Government

Code for America opens 2013 application period

Code for America opens 2013 application period

Does your city need to solve a big civic problem? Cities across the United States can now submit their Code for America applications for 2013. Boston, Philadelphia, and Seattle have just wrapped up their 2011 projects. We're eager to see what happens in Austin, Detroit, Chicago, Honolulu, Macon, New Orleans, Philadelphia, and Santa Cruz in 2012. The application process opened on January 9, and applicants have until the end of March to complete their submissions.

What problems can your city tackle with help from Code for America? How can your city build on other open source projects to make your government more accessible, more efficient, and more engaged with citizens? » Read more

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Five essential elements of an open government unconference

Five essential elements of an open government unconference

Joining the open source (and CityCamp) movement has been one of the best experiences of my life. I've been involved with open source for over a decade, but I never got involved in a community project in any significant way--until I found CityCamp. I haven't submitted a single line of code, but I'm able to bring my project management and community-building skills to the table. That's important because it highlights the fact that there is more to open source contributions than writing code. » Read more

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Misplaced priorities hampering UK government uptake of open source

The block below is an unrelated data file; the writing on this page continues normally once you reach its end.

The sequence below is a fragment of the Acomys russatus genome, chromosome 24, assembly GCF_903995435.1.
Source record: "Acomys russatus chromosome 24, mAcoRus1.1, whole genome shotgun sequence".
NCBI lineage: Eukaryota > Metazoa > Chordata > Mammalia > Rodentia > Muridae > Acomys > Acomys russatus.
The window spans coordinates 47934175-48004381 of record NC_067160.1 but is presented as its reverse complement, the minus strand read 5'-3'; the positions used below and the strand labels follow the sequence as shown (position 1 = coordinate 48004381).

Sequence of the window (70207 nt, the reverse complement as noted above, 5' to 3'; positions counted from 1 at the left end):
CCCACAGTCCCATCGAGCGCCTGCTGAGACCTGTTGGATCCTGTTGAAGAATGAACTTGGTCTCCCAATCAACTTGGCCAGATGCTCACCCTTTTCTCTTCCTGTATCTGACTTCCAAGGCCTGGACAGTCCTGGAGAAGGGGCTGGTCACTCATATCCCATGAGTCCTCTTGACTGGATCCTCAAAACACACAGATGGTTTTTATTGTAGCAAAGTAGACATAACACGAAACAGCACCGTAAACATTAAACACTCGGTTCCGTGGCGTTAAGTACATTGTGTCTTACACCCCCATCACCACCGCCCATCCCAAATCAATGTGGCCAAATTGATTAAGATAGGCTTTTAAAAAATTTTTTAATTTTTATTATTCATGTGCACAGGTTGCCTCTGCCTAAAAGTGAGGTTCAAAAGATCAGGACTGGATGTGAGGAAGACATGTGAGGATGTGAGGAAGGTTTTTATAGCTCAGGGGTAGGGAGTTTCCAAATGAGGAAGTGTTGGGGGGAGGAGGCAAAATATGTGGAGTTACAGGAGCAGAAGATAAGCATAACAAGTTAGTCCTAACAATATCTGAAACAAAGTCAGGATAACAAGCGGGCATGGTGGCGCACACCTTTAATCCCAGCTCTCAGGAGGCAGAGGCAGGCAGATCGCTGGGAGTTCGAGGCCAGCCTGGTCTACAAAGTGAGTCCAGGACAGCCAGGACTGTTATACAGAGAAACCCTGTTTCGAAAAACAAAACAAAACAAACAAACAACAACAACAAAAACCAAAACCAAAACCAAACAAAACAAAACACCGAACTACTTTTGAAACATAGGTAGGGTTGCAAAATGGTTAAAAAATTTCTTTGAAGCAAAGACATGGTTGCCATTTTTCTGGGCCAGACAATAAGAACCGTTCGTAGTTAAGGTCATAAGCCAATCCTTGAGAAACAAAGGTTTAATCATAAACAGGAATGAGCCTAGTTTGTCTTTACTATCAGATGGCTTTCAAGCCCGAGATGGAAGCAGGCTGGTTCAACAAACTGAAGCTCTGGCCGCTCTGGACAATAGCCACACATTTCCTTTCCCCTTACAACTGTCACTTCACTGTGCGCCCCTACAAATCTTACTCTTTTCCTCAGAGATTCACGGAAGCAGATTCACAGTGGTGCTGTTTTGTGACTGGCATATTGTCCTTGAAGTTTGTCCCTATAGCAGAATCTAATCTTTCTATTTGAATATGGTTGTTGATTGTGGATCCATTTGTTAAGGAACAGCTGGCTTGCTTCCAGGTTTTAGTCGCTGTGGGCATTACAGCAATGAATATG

Misplaced priorities hampering UK government uptake of open source

According to a computing.co.uk article entitled Open Source: The government's commitment so far, most of the IT technology used in the UK government is still proprietary and comes from single vendors.

Open source adoption by government agencies in the UK is progressing, but is still being hindered by a focus on "free as in gratis." Decisions based on cost-of-acquisition alone ignore the other real and more important values offered by open source, which are derived from "free as in freedom." » Read more

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Open*Government: 2011 in review

Open government: 2011 in review

2011 was a great year for open government. Whether you're at the grassroots level in your community or battling political red tape and changing or creating policies, a lot happened in 2011 to advance open government. As we did last year, we wanted to take a moment and reflect on what's happened this year.

We've seen a lot in 2011: CityCamps, Hackathons, and other events where people come together and make progress. They open data, create applications, form communities of purpose, and hold our governments accountable and make them more accessible. » Read more

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Open*Government 2011 best images

Open*Government 2011 best images

The visual components on opensource.com are an important element to the look and feel of our content. The images help set the tone for the site. The imagery embodies qualities such as motivational, editorial, authoritative (but not authoritarian), human, and optimism.

Without our imagery, the content on the site would be plain and unsightly. We'd like to highlight some of the images from 2011 and give you a chance to pick your favorite. » Read more

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Code for America: CityCamp is seriously local